{[ promptMessage ]}

Bookmark it

{[ promptMessage ]}

NE101 Lecture Notes

Neighborly with short cuts interesting properties

Info iconThis preview shows pages 27–30. Sign up to view the full content.

View Full Document Right Arrow Icon
Neighborly with short-cuts interesting properties short path length & clustered Many real-world networks are small world networks. Why is this useful for the brain? 2. Data analysis Use computational tools to characterize observed brain activity. Use sophisticated tools to characterize EEG activity. The power spectrum Help us identify important rhythms Vital: we're overrun with data Ex: Multielectrode array 100 electrodes, 10 kHz, 24 hrs > 80 billion data points How do we make sens of these rich, overwhelming data? Will continue to become more vital Even higher density recordings 3. Modeling Mathematical equations to mimic an observed system. Ex: single neuron activity Make it simpler Ex: binary representation New model: a statistical model of spiking A rule we use to determine whether a neuron spikes at each instant of time (e.g., a coin flip) Idea: Abandon some biological realism for model simplification. Requires balance Make it complicated. Ex: Single neuron – We want to capture the biological details
Background image of page 27

Info iconThis preview has intentionally blurred sections. Sign up to view the full version.

View Full Document Right Arrow Icon
December 5, 2012: Introduction to Computational Neuroscience (cont.) Application of computational neuroseicne: Multi-scale seizure dynamics Data Temporal scales Spatial scales Why do seizures stop? Why do seizures fail to stop? Macroscale Data: Invasive EEG or EcoG electrodes but directly on brain multivariate, high density 100 electrodes sampling 500 Hz purpose: localize seizure focus standard analysis: visual inspection How to characterize these data? EcoG Data: visual inspection onset: “increased activity” cessation: “no activity” Why do seizures stop? Temporal scales: rhythms one electrodes beginning: fast rhythmic patterning middle: convulsions – larger amplitude, intermediate rhythmic pattern end: Ictal chirp - slow rhythmic pattern quantify: time-frequency spectra color represents amplitude Hypothesis: rhythms slow during seizurse Spatial scales: coupling plot voltage of two electrodes Are they coupled? - Related in some way? Yes – draw a line (an edge) that display similar brain activity We employ cross correlation functional network Results Networks evolving in time Data overload: Succinct measure to characterize network evolution. Example: Components – groups of electrodes connected by edges trivial components – not connected to any node red components – largest one – with the most connections yellow components – smaller one onset: one dominant component → middle: dominant component fractures → end: one dominant component Microscale Data: local field potential, LFP microelectrode array (4mm x 4mm) records voltage from small neural populations Temporal scales: LFP rhythms example: one microelectrode Ictal chirp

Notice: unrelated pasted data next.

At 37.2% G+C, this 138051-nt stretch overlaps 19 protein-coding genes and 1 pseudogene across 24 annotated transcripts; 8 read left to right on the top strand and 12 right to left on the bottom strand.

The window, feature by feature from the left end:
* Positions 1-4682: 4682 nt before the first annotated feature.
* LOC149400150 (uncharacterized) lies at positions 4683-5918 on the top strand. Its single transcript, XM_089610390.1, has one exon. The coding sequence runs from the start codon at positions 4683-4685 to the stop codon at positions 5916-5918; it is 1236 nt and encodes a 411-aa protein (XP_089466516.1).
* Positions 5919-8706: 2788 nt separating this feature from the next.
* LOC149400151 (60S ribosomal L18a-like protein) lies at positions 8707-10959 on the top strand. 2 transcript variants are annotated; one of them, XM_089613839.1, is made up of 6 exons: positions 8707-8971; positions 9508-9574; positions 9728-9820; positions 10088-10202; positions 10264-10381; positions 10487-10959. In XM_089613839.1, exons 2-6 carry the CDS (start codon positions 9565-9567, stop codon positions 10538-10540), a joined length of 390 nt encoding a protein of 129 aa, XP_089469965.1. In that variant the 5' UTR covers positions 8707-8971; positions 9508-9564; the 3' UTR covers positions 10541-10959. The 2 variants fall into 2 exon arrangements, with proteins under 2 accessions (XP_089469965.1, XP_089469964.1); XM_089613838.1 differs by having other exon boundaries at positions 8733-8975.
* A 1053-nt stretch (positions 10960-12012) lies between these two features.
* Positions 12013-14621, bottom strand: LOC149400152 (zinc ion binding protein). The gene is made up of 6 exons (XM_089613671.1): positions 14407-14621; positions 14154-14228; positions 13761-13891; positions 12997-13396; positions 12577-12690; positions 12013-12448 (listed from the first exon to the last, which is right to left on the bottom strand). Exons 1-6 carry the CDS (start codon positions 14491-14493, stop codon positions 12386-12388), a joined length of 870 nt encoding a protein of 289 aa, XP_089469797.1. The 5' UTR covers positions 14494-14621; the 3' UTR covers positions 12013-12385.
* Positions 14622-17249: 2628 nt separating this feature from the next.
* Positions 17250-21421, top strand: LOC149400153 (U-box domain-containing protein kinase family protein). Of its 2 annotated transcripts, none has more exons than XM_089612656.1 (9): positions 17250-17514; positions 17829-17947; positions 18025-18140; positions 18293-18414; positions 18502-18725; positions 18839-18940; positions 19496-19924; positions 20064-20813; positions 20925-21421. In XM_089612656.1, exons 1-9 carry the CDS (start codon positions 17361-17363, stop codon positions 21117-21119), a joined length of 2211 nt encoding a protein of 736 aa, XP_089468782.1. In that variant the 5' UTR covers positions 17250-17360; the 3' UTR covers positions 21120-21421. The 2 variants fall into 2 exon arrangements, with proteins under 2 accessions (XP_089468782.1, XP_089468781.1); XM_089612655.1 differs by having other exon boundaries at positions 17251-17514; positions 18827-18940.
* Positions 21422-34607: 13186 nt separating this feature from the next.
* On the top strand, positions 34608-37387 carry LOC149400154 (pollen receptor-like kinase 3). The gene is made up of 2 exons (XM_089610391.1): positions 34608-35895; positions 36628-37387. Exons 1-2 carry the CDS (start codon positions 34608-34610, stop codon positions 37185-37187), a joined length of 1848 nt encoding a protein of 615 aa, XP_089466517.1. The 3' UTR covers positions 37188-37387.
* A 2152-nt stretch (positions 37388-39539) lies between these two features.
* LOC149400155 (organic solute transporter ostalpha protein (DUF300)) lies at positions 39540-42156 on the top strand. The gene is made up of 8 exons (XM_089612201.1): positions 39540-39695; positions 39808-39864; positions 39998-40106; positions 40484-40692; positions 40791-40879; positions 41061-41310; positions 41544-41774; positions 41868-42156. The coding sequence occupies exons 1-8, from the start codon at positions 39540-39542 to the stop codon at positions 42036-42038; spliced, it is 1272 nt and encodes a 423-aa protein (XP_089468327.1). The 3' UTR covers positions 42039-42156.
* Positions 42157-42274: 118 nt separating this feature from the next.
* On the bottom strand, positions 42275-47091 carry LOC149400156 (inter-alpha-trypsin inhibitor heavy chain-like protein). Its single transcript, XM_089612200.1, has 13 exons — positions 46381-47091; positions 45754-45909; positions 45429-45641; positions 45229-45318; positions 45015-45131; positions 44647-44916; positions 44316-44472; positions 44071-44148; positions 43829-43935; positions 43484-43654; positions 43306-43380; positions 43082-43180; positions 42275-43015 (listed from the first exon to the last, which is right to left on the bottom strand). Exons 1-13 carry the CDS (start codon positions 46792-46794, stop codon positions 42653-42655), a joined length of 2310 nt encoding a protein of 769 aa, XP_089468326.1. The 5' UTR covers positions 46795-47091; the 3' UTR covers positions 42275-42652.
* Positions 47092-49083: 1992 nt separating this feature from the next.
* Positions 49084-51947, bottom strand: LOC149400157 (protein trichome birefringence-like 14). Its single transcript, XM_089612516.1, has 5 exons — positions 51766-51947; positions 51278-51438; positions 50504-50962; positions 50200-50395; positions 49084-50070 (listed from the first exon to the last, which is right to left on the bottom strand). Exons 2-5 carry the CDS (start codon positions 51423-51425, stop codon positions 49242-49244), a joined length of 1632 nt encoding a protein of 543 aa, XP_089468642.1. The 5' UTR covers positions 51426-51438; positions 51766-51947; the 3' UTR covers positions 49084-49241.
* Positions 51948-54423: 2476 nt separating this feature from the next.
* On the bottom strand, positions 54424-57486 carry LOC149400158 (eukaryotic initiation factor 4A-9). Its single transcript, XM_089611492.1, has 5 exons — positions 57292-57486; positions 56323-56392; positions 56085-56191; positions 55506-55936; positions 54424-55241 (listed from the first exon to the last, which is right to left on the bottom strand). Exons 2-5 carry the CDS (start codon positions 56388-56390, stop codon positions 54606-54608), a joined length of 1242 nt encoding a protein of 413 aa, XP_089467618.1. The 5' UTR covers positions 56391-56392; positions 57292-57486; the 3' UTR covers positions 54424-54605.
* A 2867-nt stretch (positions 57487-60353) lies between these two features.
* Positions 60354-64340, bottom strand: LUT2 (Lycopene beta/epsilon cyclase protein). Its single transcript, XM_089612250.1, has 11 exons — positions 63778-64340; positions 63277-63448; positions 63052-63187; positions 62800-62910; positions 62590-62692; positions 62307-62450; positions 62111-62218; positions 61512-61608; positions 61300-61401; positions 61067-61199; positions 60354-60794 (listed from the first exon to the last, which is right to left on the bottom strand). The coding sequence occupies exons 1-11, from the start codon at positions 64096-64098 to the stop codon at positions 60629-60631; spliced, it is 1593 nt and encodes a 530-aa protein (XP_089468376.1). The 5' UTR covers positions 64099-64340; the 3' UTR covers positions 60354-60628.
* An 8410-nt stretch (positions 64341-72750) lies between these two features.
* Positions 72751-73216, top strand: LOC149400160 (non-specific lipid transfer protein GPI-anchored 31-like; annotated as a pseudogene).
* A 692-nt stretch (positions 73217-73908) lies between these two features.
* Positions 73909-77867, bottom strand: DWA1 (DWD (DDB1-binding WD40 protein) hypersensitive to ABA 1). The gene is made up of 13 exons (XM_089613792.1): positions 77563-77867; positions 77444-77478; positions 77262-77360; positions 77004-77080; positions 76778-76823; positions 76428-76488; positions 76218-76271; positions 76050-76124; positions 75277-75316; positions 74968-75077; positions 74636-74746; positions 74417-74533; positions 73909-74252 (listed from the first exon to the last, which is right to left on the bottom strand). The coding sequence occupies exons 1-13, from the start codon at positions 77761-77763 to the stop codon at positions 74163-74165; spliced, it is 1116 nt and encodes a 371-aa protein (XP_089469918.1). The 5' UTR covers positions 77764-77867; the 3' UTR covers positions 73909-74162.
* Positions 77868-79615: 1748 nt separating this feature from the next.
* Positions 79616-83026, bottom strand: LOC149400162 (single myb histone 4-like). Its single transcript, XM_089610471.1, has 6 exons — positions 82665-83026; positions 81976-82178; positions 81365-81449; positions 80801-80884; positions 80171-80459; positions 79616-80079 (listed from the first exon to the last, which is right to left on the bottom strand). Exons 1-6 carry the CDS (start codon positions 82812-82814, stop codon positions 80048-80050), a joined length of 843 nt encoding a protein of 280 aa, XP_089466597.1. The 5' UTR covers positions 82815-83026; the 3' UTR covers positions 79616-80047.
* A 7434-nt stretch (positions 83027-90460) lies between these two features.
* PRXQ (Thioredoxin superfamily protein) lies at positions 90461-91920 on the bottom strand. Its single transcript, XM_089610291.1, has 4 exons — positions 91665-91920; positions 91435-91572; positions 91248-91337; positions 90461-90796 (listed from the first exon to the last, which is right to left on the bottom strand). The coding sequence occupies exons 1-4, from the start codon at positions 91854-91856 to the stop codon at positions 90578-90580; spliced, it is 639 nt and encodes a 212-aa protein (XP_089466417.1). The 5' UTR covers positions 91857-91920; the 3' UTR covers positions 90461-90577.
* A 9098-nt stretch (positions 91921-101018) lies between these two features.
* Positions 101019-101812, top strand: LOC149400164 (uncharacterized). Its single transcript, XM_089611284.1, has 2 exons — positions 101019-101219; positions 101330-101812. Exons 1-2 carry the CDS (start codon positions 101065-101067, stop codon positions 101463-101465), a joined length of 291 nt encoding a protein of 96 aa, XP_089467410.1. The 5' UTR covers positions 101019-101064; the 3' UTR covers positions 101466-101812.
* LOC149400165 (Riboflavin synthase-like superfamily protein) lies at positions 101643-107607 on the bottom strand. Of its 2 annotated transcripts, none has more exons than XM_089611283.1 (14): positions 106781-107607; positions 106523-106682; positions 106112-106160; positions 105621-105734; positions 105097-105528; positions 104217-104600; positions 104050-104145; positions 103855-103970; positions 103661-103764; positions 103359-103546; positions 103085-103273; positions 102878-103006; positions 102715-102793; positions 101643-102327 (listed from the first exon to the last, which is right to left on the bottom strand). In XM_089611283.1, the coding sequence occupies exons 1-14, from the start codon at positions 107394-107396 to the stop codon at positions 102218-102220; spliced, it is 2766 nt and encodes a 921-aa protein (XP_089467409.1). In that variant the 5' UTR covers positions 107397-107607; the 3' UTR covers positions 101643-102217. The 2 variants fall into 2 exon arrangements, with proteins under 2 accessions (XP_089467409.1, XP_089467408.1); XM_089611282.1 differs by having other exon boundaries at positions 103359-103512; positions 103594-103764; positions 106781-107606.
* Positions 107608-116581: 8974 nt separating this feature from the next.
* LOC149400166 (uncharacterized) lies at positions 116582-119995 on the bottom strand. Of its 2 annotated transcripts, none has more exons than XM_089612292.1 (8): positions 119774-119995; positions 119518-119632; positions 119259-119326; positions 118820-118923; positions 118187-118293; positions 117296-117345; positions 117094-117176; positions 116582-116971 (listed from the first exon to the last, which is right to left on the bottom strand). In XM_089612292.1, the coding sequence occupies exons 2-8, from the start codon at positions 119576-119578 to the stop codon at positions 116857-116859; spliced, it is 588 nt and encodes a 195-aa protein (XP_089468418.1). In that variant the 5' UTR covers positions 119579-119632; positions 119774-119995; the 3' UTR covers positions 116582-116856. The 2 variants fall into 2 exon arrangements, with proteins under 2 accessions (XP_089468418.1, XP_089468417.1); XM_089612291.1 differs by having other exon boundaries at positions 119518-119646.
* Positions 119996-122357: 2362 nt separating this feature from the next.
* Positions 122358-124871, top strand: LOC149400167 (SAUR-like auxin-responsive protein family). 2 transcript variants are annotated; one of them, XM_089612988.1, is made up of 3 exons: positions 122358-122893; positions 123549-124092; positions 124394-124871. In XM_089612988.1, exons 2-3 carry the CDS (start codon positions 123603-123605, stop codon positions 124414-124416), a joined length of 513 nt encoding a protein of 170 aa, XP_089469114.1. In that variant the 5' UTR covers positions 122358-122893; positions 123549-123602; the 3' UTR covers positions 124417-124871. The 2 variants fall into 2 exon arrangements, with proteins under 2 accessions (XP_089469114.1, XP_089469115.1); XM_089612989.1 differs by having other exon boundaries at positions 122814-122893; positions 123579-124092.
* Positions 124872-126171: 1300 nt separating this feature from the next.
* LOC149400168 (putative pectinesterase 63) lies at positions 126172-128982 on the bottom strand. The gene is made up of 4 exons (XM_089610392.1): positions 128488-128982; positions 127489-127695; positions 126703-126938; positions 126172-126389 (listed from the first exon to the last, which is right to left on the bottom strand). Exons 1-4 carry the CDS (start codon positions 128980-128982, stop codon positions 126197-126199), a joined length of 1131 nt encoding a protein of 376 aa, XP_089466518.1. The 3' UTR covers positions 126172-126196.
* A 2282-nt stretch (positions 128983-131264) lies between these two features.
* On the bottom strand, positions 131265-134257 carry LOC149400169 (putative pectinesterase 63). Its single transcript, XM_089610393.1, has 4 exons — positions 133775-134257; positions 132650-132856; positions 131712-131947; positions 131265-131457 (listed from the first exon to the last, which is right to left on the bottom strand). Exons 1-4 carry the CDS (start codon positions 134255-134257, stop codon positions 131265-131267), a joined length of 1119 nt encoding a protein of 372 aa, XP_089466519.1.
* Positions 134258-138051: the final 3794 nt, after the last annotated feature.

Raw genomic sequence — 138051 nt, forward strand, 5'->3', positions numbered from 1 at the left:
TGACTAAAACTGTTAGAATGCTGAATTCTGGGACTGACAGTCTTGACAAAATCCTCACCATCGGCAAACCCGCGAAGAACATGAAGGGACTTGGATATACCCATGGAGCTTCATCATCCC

Background image of page 28
time-frequency spectrum Hypothesis: rhythms slow at microscale during seizures Spatial interactions: waves Suggests microscale spatial organization What's happening dynamically at the end of the seizure? ASIDE: Critical transitions
Background image of page 29

Info iconThis preview has intentionally blurred sections. Sign up to view the full version.

View Full Document Right Arrow Icon
Image of page 30
This is the end of the preview. Sign up to access the rest of the document.

{[ snackBarMessage ]}

Page27 / 32

Neighborly with short cuts interesting properties short...

This preview shows document pages 27 - 30. Sign up to view the full document.

View Full Document Right Arrow Icon bookmark
Ask a homework question - tutors are online